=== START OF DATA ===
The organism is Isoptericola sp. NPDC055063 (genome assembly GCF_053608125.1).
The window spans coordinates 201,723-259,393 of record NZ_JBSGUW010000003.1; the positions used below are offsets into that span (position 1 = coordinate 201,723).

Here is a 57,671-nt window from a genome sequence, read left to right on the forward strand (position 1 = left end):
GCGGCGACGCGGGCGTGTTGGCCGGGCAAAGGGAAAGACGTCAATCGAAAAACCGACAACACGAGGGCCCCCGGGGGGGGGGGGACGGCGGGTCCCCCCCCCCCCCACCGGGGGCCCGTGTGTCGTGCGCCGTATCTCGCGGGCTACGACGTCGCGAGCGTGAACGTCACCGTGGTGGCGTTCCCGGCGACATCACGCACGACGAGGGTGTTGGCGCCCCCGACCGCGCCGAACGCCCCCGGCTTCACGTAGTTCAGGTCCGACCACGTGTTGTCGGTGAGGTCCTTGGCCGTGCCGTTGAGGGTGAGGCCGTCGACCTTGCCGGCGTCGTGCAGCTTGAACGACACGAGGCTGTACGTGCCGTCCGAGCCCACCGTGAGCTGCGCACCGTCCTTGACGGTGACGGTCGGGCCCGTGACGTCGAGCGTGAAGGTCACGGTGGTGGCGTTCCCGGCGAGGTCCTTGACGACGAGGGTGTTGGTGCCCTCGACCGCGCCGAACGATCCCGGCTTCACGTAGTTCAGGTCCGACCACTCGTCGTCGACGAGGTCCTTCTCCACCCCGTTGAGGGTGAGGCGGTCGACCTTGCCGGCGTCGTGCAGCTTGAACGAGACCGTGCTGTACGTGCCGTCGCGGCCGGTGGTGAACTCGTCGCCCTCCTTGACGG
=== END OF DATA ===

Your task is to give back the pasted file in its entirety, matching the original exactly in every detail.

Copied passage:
The organism is Isoptericola sp. NPDC055063 (genome assembly GCF_053608125.1).
The window spans coordinates 201,723-259,393 of record NZ_JBSGUW010000003.1; the positions used below are offsets into that span (position 1 = coordinate 201,723).

Here is a 57,671-nt window from a genome sequence, read left to right on the forward strand (position 1 = left end):
GCGGCGACGCGGGCGTGTTGGCCGGGCAAAGGGAAAGACGTCAATCGAAAAACCGACAACACGAGGGCCCCCGGGGGGGGGGGGACGGCGGGTCCCCCCCCCCCCCACCGGGGGCCCGTGTGTCGTGCGCCGTATCTCGCGGGCTACGACGTCGCGAGCGTGAACGTCACCGTGGTGGCGTTCCCGGCGACATCACGCACGACGAGGGTGTTGGCGCCCCCGACCGCGCCGAACGCCCCCGGCTTCACGTAGTTCAGGTCCGACCACGTGTTGTCGGTGAGGTCCTTGGCCGTGCCGTTGAGGGTGAGGCCGTCGACCTTGCCGGCGTCGTGCAGCTTGAACGACACGAGGCTGTACGTGCCGTCCGAGCCCACCGTGAGCTGCGCACCGTCCTTGACGGTGACGGTCGGGCCCGTGACGTCGAGCGTGAAGGTCACGGTGGTGGCGTTCCCGGCGAGGTCCTTGACGACGAGGGTGTTGGTGCCCTCGACCGCGCCGAACGATCCCGGCTTCACGTAGTTCAGGTCCGACCACTCGTCGTCGACGAGGTCCTTCTCCACCCCGTTGAGGGTGAGGCGGTCGACCTTGCCGGCGTCGTGCAGCTTGAACGAGACCGTGCTGTACGTGCCGTCGCGGCCGGTGGTGAACTCGTCGCCCTCCTTGACGG